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How will wars be fought in the future?

Russia’s actions in Ukraine, the rise (and apparent fall) of ISIL in Syria and northern Iraq, and Chinese activity in the South China Sea have prompted renewed debate about the character of war and conflict, and whether it is undergoing a fundamental shift. Such assertions about the apparent transformation of conflict are not new; one of the enduring features of conflict over the centuries has been how much it changes.

From the longbows of Agincourt, to the mechanised slaughter of the First World War and the digital warfare of the 21st century, the ingenuity of the human race continues to impact on the character of conflict and how wars are fought. As states gain military advantage, adversaries look for ways to counter it, driving change and innovation. In order to be able to plan and prepare for future war, states must regularly monitor how other states, either allies or adversaries, wield military force.

The increasing complexity of the global security environment in the 21st century makes it difficult for states to plan for future wars. The sheer pace of change, accelerated by changes in technology and communications, as well as the growing interconnectedness of societies, has added to the complexity of the international environment. The ability of actors and individuals to produce their own digital content and communicate it across state boundaries instantly is unprecedented.

The cognitive realm has become a battlespace, where victory is won by the domination of ideas and narratives, rather than physical territory. Although information warfare is not new, the manipulation of interconnected, information-rich environments means that it is becoming increasingly difficult to distinguish between friend and foe, and the traditional binary distinction between war and peace is often unclear. This raises questions about what constitutes the use of force in the 21st century and the continuing effectiveness of traditional armed forces.

As the rate of technological change accelerates and the landscape dominated by technologies that are potentially disruptive, many states envision future conflicts that involve remote and autonomous systems. However, depending on technology will increase vulnerabilities that adversaries will seek to exploit. In recent decades many militaries, particularly in the West, have become increasingly dependent on GPS for navigation, positioning of precision munitions and timing, to the extent that it is now recognised as a single point of failure by the US Defense Advanced Research Projects Agency (DARPA). Rather than seeking to compete with multiple technologies, adversaries focus on disabling modern command, communications, and navigation systems, which would have an immediate impact on a state’s military capabilities. An over-reliance on technological solutions could also undermine the ability of actors to adapt and think creatively. Western states run the risk of being out-thought by their opponents, who have been conducting in-depth assessments of the Western way of war for decades.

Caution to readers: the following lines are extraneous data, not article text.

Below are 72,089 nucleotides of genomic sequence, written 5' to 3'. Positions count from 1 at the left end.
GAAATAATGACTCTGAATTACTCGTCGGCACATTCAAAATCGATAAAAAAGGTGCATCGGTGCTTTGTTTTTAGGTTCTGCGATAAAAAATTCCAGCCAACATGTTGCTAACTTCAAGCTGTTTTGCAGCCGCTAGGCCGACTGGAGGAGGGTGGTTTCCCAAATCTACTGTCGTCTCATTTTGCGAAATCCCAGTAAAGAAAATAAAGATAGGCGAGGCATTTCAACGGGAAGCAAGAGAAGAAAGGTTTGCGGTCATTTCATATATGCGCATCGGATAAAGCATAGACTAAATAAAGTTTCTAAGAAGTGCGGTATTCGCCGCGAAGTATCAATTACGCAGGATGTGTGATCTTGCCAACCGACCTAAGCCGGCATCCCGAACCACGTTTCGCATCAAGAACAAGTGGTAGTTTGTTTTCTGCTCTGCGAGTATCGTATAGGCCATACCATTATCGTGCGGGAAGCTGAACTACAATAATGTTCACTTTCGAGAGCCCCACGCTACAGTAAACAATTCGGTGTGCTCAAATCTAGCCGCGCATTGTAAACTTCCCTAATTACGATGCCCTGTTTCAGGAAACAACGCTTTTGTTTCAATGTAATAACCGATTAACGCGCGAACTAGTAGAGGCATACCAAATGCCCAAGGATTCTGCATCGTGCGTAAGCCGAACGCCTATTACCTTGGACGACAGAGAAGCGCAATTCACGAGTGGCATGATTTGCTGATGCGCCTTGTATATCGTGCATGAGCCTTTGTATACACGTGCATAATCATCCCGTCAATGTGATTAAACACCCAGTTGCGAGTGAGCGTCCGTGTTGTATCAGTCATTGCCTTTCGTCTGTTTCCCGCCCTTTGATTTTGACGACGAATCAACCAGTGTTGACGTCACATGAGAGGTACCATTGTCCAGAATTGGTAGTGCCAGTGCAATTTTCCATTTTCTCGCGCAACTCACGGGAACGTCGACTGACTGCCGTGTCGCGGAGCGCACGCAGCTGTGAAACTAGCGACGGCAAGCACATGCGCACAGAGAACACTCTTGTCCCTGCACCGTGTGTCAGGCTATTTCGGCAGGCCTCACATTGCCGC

For states such as Russia and China, the lessons from Western interventions in the Federal Republic of Yugoslavia (1999), Iraq (2003) and Libya (2011) have been instructive, shaping their own perceptions of the changing character of conflict and the implications for their own militaries. In contrast to the focus of Western states on discretionary operations centred on counterinsurgency, stabilisation, and humanitarian intervention, conventional military force has remained a central focus of these states. For example, there is a long tradition of rigorous military strategic debate in Russia, as well as an emphasis on the systematic, scientific study of the theoretical foundations of war and conflict. Forecasting the future character of war is an enduring concern in the writings of serving or retired military officers in open publications intended for an internal Russian audience. Many such writings focus on the characteristics of 21st century conflict and the security threats facing Russia, particularly those that come from the US.

Thus, in attempting to predict the future character of war and conflict, it is vital to understand that our adversaries are going through a similar process of observation and assessment. The lessons learnt by others from your own experience may not be the lessons we consider to be the most important, or are comfortable with, but if we fail to heed them we may find ourselves unable to effectively counter adversaries.

The experiences of individual states foster different visions of future conflict and how states envisage military force being used, either by themselves or potential adversaries. This diversity stresses the fundamental difficulties of predicting the precise nature of the next war or future conflict. While states take different routes in attempting to manage this inherent unpredictability, they all seek to conduct a thorough analysis of conflicts both past and present to understand and predict how countries will fight wars in the future.

Featured Image Credit: “Line of Soldiers Walkin” by Pixabay. CC0 public domain via Pexels.

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